Moana and Wind Waker: Perfecting the Polynesian Ocean Explorer Aesthetic

May as well cash in on the Moana hype train for a second time. There is a particular aesthetic in media that I have become increasingly fond of over the years. This is that of the Polynesian ocean explorer. Today I am going to be explaining this aesthetic, as well as why I appreciate it, through two pieces of media that perfect it. These are Moana and The Legend of Zelda: The Wind Waker.

Moana takes a very direct approach with regards to implementing this aesthetic. After all, the movie is literally about a Polynesian girl who wants to explore the ocean. Every single trait of the aesthetic is there: island inhabiting tribes, personified sea life, traditional Polynesian fashion. However, the element that stands out to me the most is the exploration of the ocean itself.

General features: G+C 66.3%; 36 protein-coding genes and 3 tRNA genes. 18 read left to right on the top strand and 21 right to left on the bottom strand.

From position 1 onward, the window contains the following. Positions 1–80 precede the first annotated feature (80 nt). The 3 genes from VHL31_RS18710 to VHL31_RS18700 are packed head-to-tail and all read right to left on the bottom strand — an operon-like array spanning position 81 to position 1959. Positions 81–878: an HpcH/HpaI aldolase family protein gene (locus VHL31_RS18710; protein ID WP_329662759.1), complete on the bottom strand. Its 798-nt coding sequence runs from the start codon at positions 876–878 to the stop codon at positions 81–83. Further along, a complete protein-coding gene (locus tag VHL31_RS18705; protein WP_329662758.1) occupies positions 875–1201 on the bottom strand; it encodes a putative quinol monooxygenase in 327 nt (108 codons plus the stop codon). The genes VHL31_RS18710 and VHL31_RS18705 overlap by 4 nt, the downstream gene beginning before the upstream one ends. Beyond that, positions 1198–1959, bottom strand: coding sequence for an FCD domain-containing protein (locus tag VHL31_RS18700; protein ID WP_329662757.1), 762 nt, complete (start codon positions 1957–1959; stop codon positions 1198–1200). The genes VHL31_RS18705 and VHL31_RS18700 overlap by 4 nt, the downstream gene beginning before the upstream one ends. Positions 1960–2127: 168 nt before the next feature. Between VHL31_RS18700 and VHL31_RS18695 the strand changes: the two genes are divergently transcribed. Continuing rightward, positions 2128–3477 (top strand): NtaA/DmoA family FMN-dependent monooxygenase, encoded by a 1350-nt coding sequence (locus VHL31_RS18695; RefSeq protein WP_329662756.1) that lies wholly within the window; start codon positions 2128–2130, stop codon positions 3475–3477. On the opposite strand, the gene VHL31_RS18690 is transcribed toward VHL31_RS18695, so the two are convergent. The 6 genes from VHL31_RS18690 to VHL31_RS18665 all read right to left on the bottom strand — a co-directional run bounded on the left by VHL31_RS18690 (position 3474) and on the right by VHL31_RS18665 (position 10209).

Despite being from entirely different mediums, both Moana and Wind Waker perfectly portray the vastness of the oceans at hand. In both instances, the audience knows the true constraints of the body of water. In Moana, it is limited to the confines of Earth’s Oceania region. In Wind Waker, it is bound to the grid-based world map that the player is given early in the game. Despite these literal constraints, the writing manages to make the oceans seem endless.